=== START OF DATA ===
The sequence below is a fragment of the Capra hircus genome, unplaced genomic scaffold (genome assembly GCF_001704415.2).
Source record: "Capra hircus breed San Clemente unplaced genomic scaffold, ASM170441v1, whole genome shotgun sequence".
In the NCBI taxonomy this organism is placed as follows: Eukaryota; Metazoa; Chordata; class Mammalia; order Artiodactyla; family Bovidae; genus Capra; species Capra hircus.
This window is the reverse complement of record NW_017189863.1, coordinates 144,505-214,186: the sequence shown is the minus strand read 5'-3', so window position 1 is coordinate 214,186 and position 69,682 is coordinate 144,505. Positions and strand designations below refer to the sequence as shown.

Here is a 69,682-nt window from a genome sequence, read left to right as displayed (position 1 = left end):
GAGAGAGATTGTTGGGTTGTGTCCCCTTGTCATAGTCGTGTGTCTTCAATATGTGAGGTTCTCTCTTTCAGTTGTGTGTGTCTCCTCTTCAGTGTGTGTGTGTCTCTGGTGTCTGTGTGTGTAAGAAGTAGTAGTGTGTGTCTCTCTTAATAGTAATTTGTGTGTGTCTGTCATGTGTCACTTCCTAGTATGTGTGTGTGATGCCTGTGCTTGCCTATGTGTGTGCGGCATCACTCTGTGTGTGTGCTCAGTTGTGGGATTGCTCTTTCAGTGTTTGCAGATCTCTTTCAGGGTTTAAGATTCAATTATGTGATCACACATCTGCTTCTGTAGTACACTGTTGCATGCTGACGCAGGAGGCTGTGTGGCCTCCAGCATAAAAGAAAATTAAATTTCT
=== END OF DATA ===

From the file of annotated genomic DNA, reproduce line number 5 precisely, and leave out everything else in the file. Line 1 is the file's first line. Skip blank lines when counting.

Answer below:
Here is a 69,682-nt window from a genome sequence, read left to right as displayed (position 1 = left end):